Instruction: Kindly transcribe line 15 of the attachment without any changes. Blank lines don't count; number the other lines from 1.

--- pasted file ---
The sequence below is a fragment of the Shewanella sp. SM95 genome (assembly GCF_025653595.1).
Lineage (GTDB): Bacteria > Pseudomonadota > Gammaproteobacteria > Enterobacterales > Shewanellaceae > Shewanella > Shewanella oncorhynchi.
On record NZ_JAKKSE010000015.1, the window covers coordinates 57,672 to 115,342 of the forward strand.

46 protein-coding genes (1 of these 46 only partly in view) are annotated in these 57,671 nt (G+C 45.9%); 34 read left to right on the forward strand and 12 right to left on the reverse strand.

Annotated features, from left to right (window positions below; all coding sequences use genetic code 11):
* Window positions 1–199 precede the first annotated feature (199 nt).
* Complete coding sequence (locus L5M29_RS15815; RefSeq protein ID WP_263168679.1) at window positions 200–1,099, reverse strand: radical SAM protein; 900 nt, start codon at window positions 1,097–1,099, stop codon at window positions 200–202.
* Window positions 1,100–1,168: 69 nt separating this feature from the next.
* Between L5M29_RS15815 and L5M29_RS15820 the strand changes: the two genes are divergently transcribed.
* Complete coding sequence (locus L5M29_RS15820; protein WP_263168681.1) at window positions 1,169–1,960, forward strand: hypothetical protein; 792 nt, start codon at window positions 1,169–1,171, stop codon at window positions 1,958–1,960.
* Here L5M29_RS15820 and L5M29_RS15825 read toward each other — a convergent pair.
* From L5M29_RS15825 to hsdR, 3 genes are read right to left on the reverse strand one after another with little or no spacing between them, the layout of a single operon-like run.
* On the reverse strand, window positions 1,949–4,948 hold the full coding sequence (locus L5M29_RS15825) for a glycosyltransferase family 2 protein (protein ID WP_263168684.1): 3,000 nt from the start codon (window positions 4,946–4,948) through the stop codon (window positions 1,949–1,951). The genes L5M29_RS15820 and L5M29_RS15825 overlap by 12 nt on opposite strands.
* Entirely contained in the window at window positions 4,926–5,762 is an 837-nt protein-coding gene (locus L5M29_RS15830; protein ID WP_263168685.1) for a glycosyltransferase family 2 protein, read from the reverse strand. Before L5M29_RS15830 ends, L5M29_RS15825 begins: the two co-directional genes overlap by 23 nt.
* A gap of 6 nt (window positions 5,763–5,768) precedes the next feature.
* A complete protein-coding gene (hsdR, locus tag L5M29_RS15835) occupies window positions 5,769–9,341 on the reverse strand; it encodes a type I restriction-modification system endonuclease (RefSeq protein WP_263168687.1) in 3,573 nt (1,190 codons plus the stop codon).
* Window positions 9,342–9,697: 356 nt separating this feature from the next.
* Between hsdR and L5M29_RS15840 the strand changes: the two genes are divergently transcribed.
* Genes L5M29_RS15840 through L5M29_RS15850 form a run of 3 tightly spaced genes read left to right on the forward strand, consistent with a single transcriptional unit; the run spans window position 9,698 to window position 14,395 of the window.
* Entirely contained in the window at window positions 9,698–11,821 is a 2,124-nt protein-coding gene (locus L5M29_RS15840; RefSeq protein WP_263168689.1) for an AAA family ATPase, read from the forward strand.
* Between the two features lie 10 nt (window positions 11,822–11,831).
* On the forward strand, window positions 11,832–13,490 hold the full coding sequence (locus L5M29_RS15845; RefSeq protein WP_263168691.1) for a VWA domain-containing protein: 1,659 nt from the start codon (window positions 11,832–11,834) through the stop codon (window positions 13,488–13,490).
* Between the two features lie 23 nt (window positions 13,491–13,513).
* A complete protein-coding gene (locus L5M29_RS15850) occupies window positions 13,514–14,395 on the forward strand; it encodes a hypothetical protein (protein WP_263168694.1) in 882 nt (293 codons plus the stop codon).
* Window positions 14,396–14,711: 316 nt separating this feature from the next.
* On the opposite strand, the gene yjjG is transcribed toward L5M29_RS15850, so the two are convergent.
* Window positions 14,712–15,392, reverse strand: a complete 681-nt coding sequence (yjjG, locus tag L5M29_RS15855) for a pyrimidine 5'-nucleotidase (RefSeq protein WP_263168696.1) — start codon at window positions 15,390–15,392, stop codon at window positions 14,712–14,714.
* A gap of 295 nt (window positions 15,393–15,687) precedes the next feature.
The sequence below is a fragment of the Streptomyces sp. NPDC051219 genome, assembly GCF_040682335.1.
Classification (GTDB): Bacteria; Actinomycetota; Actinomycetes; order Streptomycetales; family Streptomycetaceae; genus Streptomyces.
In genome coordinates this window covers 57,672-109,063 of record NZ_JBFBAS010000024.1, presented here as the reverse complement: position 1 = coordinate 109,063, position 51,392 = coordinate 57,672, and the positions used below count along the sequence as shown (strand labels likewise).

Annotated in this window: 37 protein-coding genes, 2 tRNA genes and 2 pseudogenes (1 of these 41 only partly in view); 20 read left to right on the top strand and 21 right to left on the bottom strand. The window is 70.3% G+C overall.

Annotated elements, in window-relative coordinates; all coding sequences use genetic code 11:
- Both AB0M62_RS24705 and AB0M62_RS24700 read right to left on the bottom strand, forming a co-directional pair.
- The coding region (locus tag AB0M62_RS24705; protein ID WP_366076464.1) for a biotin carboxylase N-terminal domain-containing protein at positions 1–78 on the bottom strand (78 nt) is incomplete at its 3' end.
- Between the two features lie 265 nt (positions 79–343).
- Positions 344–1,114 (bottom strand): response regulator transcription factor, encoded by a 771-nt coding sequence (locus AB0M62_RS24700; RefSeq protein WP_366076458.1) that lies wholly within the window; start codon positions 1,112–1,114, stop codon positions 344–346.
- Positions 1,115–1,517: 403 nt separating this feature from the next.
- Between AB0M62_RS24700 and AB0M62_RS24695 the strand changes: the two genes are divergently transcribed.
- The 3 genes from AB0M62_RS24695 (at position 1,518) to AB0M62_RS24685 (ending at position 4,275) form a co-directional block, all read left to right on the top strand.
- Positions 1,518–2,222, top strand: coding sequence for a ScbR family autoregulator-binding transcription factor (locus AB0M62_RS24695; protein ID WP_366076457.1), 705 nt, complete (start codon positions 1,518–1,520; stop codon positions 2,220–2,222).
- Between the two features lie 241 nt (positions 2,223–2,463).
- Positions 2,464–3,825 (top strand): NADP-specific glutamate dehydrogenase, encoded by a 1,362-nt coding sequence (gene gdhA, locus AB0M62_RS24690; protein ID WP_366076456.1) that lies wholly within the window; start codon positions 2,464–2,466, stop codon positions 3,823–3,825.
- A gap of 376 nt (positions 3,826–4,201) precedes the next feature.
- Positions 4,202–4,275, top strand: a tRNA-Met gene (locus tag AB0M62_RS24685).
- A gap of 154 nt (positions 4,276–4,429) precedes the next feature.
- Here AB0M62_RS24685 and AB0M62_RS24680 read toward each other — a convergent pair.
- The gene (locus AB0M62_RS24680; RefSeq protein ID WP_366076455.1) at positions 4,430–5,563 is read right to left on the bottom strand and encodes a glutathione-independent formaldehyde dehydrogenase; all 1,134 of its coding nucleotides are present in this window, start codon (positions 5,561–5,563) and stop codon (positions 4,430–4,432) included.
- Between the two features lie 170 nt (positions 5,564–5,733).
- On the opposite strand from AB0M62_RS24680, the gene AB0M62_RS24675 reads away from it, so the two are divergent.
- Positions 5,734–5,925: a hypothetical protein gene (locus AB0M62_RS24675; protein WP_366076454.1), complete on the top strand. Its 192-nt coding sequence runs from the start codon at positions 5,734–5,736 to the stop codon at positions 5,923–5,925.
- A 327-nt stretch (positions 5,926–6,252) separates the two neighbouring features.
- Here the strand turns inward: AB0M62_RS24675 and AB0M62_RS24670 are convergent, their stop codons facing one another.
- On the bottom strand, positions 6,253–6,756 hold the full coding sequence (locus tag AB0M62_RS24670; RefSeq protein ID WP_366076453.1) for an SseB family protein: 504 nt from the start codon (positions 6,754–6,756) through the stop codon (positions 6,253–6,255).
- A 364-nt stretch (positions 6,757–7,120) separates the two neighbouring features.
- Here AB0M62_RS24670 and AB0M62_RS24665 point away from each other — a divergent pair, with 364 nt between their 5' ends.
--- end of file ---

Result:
* A gap of 6 nt (window positions 5,763–5,768) precedes the next feature.